President Vladimir Putin is shown trying to grab Crimea, while off to the side a couple racial caricatures of Japanese people are standing by the Kuril Islands (known as the “Northern Territories” in Japan).
The conflict in Crimea puts Japan is a tricky situation. On the one hand, Japan’s postwar governments have always stood against the idea of seizing territory by force, and overlooking Russian aggression towards the Ukraine could set a bad precedent when Japan is facing the possibility of territorial aggression from China. But, on the other hand, the Abe administration wants to improve its relationship with Russia with the hopes of getting back the Northern Territories. And, after the 2011 decision to turn off Japan’s nuclear power plants, the country has become increasingly dependent on gas imports from Russia.
On Friday, animal rights activists in Britain organized a “Taiji Action Day” demonstration in front of the Japanese embassy in London. Carrying Sea Shepherd banners and signs that said stuff like “Shame on Japan,” they marched around and called for an end to dolphin hunting and the use of dolphins in aquariums.
Small protests like this aren’t exactly rare or noteworthy. What is noteworthy is the odd presence of a lone counter-protester. A guy showed up in support of Japan, wearing a German military jacket and waving two large Japanese flags.
The man denounced Sea Shepherd as a racist terrorist group. From the photos, it looks like a lot of the protesters were annoyed.
Photos of his counter-demonstration were picked up by Japanese conservative blogs, where he was praised by readers. Many comments seemed to be focusing on one single question: who the heck is this guy?
Is it “Takeshima” (@StopKInvasion), a British Twitter user who supports Japanese right-wing causes and whose profile links to photos of the counter demonstration?
[hat tip to t65]
Learn more about Sea Shepherd by checking some of these other posts:
Hundreds of copies of Anne Frank diaries vandalized around Tokyo / Western journalists imply connection to Shinzo Abe
During World War II, Japan was an ally of Nazi Germany, a antisemitic state that carried out genocidal policies against the Jews of Europe. Foreign Minister Matsuoka Yosuke of Japan (pictured aboe with Adolf Hitler), one of the chief advocates of the alliance, was clear about Japan’s position on Jewish people:
“I am the man responsible for the alliance with Hitler, but nowhere have I promised that we would carry out his anti-Semitic policies in Japan. This is not simply my personal opinion, it is the opinion of Japan, and I have no compunction about announcing it to the world.”
Japan refused German requests to send Jewish Germans in Japan back to Germany. It also turned down a Nazi suggestion to exterminate Jewish refugees who had settled in China. Although it was allied with Hitler’s Germany, Imperial Japan was not interested in persecuting the Jews.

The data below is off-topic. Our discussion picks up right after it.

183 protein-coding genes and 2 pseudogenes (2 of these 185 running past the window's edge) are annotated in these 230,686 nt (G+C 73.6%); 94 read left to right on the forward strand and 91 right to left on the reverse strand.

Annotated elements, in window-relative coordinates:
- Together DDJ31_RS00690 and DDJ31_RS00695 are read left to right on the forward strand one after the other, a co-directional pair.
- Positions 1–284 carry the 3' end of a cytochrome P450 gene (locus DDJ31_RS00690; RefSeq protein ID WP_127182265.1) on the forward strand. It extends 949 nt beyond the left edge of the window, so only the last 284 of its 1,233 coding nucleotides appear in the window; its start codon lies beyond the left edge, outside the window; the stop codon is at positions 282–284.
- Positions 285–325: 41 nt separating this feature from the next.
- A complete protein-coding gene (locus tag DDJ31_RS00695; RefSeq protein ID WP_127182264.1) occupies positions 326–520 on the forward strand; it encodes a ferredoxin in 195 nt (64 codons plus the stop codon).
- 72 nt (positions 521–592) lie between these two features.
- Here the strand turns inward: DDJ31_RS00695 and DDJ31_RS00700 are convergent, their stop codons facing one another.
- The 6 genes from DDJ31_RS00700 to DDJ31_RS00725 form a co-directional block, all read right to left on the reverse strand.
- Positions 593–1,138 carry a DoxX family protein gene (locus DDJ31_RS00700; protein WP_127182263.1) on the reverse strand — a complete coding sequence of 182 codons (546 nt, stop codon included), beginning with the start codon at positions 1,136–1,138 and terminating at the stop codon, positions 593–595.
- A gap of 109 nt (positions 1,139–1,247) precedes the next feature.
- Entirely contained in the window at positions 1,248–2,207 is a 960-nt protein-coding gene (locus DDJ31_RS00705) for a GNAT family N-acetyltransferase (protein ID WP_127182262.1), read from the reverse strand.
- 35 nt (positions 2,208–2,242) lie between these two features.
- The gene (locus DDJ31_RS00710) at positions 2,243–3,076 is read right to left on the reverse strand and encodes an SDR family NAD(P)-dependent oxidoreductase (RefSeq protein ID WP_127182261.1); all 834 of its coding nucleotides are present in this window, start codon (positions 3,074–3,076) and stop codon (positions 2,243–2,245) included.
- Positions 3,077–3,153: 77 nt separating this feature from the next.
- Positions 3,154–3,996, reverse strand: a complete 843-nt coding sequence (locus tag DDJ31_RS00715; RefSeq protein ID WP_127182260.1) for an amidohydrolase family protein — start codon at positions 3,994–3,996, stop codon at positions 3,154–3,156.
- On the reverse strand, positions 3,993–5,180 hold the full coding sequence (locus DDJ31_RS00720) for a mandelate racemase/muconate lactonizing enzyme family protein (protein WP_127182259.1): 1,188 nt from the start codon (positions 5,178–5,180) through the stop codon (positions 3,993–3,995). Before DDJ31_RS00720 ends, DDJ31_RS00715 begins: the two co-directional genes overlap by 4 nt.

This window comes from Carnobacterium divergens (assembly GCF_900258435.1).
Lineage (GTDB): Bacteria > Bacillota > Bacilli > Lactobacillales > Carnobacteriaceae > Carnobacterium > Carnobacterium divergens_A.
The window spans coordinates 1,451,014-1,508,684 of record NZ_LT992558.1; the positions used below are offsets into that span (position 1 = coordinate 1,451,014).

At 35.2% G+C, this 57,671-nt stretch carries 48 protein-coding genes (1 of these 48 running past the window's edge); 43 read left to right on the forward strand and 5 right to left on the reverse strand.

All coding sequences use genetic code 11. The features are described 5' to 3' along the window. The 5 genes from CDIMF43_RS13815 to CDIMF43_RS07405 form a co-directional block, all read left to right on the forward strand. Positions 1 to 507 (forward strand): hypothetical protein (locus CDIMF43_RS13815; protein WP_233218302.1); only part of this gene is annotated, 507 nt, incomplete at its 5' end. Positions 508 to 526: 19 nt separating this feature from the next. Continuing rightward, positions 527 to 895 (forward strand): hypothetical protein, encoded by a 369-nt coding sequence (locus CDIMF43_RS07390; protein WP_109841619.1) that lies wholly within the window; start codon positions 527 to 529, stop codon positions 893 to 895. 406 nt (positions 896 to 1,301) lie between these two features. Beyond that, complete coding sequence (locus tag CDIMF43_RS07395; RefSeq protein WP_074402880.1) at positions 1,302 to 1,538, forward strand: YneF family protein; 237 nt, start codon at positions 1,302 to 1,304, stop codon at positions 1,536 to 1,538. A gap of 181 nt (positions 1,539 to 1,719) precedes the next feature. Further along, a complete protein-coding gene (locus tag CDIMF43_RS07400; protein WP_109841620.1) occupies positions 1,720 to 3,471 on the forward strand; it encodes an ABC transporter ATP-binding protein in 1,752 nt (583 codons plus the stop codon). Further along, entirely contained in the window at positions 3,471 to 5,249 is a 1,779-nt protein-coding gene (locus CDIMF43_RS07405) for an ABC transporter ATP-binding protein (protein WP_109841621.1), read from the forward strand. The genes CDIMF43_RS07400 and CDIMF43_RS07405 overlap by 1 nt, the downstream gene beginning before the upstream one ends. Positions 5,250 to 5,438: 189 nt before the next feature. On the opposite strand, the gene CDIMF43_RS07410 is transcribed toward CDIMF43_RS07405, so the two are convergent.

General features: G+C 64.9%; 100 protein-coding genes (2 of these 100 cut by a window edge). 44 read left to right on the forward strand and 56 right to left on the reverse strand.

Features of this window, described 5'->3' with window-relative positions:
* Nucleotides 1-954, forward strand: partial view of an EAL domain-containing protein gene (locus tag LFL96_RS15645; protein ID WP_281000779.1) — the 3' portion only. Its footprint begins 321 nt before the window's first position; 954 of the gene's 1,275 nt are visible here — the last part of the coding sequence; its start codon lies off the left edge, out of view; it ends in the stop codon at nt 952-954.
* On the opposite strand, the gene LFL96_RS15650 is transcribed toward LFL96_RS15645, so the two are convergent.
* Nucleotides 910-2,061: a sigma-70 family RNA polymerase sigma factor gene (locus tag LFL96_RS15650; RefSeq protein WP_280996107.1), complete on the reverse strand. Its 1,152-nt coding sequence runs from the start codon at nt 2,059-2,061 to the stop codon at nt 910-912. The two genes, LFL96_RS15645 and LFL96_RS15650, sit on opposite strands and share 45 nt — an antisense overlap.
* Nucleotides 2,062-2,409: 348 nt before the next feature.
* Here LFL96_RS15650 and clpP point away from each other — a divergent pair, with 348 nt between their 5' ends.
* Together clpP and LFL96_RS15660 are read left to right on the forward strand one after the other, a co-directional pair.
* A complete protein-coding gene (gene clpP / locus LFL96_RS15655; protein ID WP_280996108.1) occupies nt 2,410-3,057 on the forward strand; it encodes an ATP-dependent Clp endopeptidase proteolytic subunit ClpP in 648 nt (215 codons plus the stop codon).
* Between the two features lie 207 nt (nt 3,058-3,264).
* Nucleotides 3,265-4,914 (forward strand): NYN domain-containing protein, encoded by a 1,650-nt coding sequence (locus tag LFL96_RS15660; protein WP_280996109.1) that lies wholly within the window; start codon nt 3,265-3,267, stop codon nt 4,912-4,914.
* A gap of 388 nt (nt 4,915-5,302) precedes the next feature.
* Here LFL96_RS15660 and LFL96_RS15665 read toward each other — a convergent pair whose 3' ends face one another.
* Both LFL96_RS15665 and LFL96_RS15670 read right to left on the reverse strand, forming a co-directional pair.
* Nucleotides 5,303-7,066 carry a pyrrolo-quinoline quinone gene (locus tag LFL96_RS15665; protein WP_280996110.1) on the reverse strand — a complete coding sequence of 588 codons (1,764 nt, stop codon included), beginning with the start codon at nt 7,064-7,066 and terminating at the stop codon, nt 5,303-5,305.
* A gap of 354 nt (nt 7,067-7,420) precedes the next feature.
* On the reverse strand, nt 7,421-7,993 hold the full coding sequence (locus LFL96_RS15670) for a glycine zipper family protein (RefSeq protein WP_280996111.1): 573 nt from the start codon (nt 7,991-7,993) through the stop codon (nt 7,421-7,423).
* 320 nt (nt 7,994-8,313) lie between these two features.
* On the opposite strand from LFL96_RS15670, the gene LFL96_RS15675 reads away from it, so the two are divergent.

In both pre-war and post-war Japan, antisemitism has not been popular. Chiune Sugihara, a Japanese diplomat who helped thousands of Lithuanian Jews escape the holocaust, is celebrated by both the Japanese right and the left as a hero. Japanese right-wingers who deny wartime atrocities by the Japanese military also display pride about how Japan helped save Jews from the holocaust, and are angry when Koreans or Chinese try to equate Imperial Japan’s actions to Germany’s racial extermination policies.
Schoolchildren in Japan are taught about the Holocaust, and many of them read The Diary of Anne Frank. It was a bestseller when it was translated into Japanese and can be found in almost every school and public library in the country.
A few days ago, some shocking news surfaced. Apparently somebody has been visiting libraries across the Tokyo area and tearing pages out of copies of the Diary and other books associated with the Anne Frank. The first media reports said about 200 books had been vandalized, but subsequent investigation have caused the number to rise to 306. The number will probably go up again in a few days, after more libraries check their shelves.
“The geographic scope of these incidents strongly suggest an organized effort to denigrate the memory of the most famous of the 1.5 million Jewish children murdered by the Nazis in the World War II Holocaust,” charged Rabbi Abraham Cooper, associate Dean of the Simon Wiesenthal Center, a leading Jewish Human Rights organization which also houses a major exhibition on Anne Frank at its Museum of Tolerance in Los Angeles.
“I know from my many visits to Japan, how much Anne Frank is studied and revered by millions of Japanese. Only people imbued with bigotry and hatred would seek to destroy Anne’s historic words of courage, hope and love in the face of impending doom,” Cooper added.
This has received major news coverage in Japan. The national government even felt compelled to comment on the crime. Chief Cabinet Secretary Yoshihide Suga stated: “This is a shameful act, and I am confident that the police authority is making a thorough investigation.”
Unfortunately, some Western reporters seem to be seeing this story as an opportunity to smear Prime Minister Shinzo Abe. Despite that fact that Abe and his conservative friends do not advocate antisemitism or holocaust denial, certain articles are implying that these acts of vandalism are related to their views.